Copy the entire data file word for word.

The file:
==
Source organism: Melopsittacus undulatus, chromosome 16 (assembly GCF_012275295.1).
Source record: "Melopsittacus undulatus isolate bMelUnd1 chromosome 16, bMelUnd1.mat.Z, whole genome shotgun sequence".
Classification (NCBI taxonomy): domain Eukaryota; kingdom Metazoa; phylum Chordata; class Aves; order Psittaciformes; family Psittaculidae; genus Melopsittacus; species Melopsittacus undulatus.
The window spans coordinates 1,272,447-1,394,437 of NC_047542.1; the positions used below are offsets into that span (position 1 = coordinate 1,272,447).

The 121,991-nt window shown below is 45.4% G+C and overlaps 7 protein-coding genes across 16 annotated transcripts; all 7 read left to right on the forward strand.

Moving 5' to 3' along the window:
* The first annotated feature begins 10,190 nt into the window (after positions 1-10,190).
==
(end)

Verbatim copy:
Source organism: Melopsittacus undulatus, chromosome 16 (assembly GCF_012275295.1).
Source record: "Melopsittacus undulatus isolate bMelUnd1 chromosome 16, bMelUnd1.mat.Z, whole genome shotgun sequence".
Classification (NCBI taxonomy): domain Eukaryota; kingdom Metazoa; phylum Chordata; class Aves; order Psittaciformes; family Psittaculidae; genus Melopsittacus; species Melopsittacus undulatus.
The window spans coordinates 1,272,447-1,394,437 of NC_047542.1; the positions used below are offsets into that span (position 1 = coordinate 1,272,447).

The 121,991-nt window shown below is 45.4% G+C and overlaps 7 protein-coding genes across 16 annotated transcripts; all 7 read left to right on the forward strand.

Moving 5' to 3' along the window:
* The first annotated feature begins 10,190 nt into the window (after positions 1-10,190).